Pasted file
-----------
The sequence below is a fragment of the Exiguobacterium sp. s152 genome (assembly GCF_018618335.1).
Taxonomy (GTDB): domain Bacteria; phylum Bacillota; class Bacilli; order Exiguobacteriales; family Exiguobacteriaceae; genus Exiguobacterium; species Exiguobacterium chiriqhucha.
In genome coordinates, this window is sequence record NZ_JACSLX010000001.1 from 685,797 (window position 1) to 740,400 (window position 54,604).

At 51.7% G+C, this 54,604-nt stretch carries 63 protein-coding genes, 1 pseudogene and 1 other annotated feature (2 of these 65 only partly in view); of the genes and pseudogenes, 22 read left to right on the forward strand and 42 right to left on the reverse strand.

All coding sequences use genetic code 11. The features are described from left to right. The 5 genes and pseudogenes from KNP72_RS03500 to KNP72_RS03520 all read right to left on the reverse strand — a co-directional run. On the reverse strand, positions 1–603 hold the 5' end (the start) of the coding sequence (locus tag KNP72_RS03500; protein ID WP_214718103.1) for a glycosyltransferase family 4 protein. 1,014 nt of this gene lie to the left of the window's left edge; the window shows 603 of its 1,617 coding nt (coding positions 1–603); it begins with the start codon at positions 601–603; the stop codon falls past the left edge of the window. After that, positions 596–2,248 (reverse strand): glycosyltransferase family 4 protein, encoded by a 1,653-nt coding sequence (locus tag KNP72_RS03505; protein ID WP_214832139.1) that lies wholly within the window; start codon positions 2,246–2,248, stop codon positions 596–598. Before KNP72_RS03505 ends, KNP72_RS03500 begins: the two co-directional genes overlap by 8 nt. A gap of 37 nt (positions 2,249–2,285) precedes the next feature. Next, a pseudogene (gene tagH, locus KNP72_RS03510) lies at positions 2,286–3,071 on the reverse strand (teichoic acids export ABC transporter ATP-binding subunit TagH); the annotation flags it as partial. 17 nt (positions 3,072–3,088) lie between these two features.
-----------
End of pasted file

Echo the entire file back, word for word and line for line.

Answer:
The sequence below is a fragment of the Exiguobacterium sp. s152 genome (assembly GCF_018618335.1).
Taxonomy (GTDB): domain Bacteria; phylum Bacillota; class Bacilli; order Exiguobacteriales; family Exiguobacteriaceae; genus Exiguobacterium; species Exiguobacterium chiriqhucha.
In genome coordinates, this window is sequence record NZ_JACSLX010000001.1 from 685,797 (window position 1) to 740,400 (window position 54,604).

At 51.7% G+C, this 54,604-nt stretch carries 63 protein-coding genes, 1 pseudogene and 1 other annotated feature (2 of these 65 only partly in view); of the genes and pseudogenes, 22 read left to right on the forward strand and 42 right to left on the reverse strand.

All coding sequences use genetic code 11. The features are described from left to right. The 5 genes and pseudogenes from KNP72_RS03500 to KNP72_RS03520 all read right to left on the reverse strand — a co-directional run. On the reverse strand, positions 1–603 hold the 5' end (the start) of the coding sequence (locus tag KNP72_RS03500; protein ID WP_214718103.1) for a glycosyltransferase family 4 protein. 1,014 nt of this gene lie to the left of the window's left edge; the window shows 603 of its 1,617 coding nt (coding positions 1–603); it begins with the start codon at positions 601–603; the stop codon falls past the left edge of the window. After that, positions 596–2,248 (reverse strand): glycosyltransferase family 4 protein, encoded by a 1,653-nt coding sequence (locus tag KNP72_RS03505; protein ID WP_214832139.1) that lies wholly within the window; start codon positions 2,246–2,248, stop codon positions 596–598. Before KNP72_RS03505 ends, KNP72_RS03500 begins: the two co-directional genes overlap by 8 nt. A gap of 37 nt (positions 2,249–2,285) precedes the next feature. Next, a pseudogene (gene tagH, locus KNP72_RS03510) lies at positions 2,286–3,071 on the reverse strand (teichoic acids export ABC transporter ATP-binding subunit TagH); the annotation flags it as partial. 17 nt (positions 3,072–3,088) lie between these two features.